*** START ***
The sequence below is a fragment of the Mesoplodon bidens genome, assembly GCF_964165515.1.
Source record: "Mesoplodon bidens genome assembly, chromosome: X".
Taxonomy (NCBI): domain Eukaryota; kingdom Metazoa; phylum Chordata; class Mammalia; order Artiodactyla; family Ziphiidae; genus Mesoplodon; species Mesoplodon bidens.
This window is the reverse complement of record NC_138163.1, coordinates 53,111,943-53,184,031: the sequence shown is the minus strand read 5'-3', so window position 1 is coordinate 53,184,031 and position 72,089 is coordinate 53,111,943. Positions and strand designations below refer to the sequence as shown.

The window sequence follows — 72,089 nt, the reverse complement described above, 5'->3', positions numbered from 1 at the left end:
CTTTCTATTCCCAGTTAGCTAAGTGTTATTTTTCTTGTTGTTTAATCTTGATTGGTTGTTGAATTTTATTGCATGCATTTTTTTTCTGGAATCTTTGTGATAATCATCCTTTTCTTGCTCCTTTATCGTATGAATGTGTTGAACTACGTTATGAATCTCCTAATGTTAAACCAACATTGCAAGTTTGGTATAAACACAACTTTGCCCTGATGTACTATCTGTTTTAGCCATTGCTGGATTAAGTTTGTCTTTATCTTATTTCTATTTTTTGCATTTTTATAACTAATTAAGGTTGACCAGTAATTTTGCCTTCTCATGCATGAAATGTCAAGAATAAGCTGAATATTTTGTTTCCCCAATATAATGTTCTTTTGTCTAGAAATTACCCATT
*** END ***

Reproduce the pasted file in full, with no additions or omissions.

The sequence below is a fragment of the Mesoplodon bidens genome, assembly GCF_964165515.1.
Source record: "Mesoplodon bidens genome assembly, chromosome: X".
Taxonomy (NCBI): domain Eukaryota; kingdom Metazoa; phylum Chordata; class Mammalia; order Artiodactyla; family Ziphiidae; genus Mesoplodon; species Mesoplodon bidens.
This window is the reverse complement of record NC_138163.1, coordinates 53,111,943-53,184,031: the sequence shown is the minus strand read 5'-3', so window position 1 is coordinate 53,184,031 and position 72,089 is coordinate 53,111,943. Positions and strand designations below refer to the sequence as shown.

The window sequence follows — 72,089 nt, the reverse complement described above, 5'->3', positions numbered from 1 at the left end:
CTTTCTATTCCCAGTTAGCTAAGTGTTATTTTTCTTGTTGTTTAATCTTGATTGGTTGTTGAATTTTATTGCATGCATTTTTTTTCTGGAATCTTTGTGATAATCATCCTTTTCTTGCTCCTTTATCGTATGAATGTGTTGAACTACGTTATGAATCTCCTAATGTTAAACCAACATTGCAAGTTTGGTATAAACACAACTTTGCCCTGATGTACTATCTGTTTTAGCCATTGCTGGATTAAGTTTGTCTTTATCTTATTTCTATTTTTTGCATTTTTATAACTAATTAAGGTTGACCAGTAATTTTGCCTTCTCATGCATGAAATGTCAAGAATAAGCTGAATATTTTGTTTCCCCAATATAATGTTCTTTTGTCTAGAAATTACCCATT